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The Trial of The Chicago 7

The Trial of the Chicago 7 has all the features of Hollywood’s grandstanding approach to dramatising history. It’s also really good at it. Writer-director Aaron Sorkin combines a typically razor-sharp script with whip smart cuts, interweaving the story of the 1968 events that led up to the eponymous trial with the 1969 trial. In doing so, Sorkin and his ensemble cast, including Eddie Redmayne, Mark Rylance, Sacha Baron Cohen, Yahya Abdul-Mateen II, Frank Langella and Joseph Gordon-Levitt, deliver an impassioned, sometimes grim but also witty drama that uses the courtroom as a battleground between social resistance and state oppression. Courtroom histrionics are used judiciously, while the links between potentially disparate social issues are highlighted in such a way as to demonstrate the need for resistance movements to work together. In doing so, The Trial of the Chicago 7 is not only a powerful drama, but also a deeply relevant tale of our times that, while sobering, also finds the space to be triumphant.

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Aquaman

Aquaman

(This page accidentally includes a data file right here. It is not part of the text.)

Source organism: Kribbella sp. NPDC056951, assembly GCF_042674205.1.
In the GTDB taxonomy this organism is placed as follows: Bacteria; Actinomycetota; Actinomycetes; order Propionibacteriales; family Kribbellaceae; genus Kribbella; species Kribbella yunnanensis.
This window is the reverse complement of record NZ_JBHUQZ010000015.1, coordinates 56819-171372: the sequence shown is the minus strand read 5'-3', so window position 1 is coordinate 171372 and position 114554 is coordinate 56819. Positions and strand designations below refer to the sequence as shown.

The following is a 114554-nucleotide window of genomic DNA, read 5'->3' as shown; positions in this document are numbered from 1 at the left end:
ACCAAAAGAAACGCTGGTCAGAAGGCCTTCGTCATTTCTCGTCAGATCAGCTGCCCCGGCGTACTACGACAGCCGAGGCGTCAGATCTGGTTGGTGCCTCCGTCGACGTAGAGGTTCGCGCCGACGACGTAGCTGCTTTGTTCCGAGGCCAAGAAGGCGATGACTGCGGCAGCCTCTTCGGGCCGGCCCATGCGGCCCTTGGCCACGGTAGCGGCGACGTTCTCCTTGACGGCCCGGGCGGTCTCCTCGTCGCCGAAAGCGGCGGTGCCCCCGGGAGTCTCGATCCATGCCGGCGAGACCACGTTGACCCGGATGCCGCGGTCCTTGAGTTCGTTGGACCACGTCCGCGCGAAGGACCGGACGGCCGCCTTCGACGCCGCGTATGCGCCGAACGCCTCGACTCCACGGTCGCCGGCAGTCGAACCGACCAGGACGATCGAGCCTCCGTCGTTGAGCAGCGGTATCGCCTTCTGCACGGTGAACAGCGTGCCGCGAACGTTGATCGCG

In one of the stupidest moments in movie history, Jaws: The Revenge features a shark that roars. Aquaman may remind viewers of this epic piece of idiocy, as it features a range of sea creatures, including sharks, giant seahorses and an apparent Kronosaurus, that growl and snarl. The toothsome recollection is just one of many reminders in a film that is not only so oceanically stupid that it collapses like tissue paper in the tide the second you think about it, but so overtly derivative it feels like a deliberate pastiche. Narrative and visual tropes from the likes of Thor, Batman Begins, Gladiator, Captain America: The Winter Soldier, Black Panther, Clash of the Titans and more compete for space within a world of wet sand that disintegrates under its own tide. The visual effects teams create bright and bombastic digital environments, but they fail to create a sense of wonder. As the titular hero Arthur Curry (Jason Momoa) experiences an underwater kingdom, there seems little effort to make it strange or wonderful, which is a waste of the fine visuals. Yet despite these problems, director James Wan still manages to craft a decent superhero adventure. Adventures of this sort largely depend on the exploration, both narrative and visual, of super powers and heroic identity. When it comes to the action sequences, Wan shows stylistic flourish with some immersive long takes in which combatants spin, slash, shoot and swim at great speed. Central to these sequences are the powers of Arthur, who possesses super strength, speed, resilience – what self-respecting superhero doesn’t have these? – and the ability to breathe and talk underwater. A further power that proves crucial is the ability to communicate with sea creatures. An early scene in this origin story shows the young Arthur ridiculed for talking to fish, and a striking visual image captures the inhabitants of an aquarium assembling in a formation behind him. This conceit suggests that the greatest power is communication, a worthy addition to the pantheon of superpowers, and is one of two things that save the film from being a completely damp squib. The other is Momoa himself, a likable and engaging lead who delivers a performance of physical grace and witty personality. Arthur’s interplay with Mera (Amber Heard) is enjoyable, and while their globetrotting raises objections of ‘That was awfully quick’ and ‘How do they know how to do that?’, it also allows them to build a fun relationship. Thanks to its engagement with communication, and the charm of its leads, Aquaman manages to keep its head above water despite the currents of dumbness that threaten to engulf it.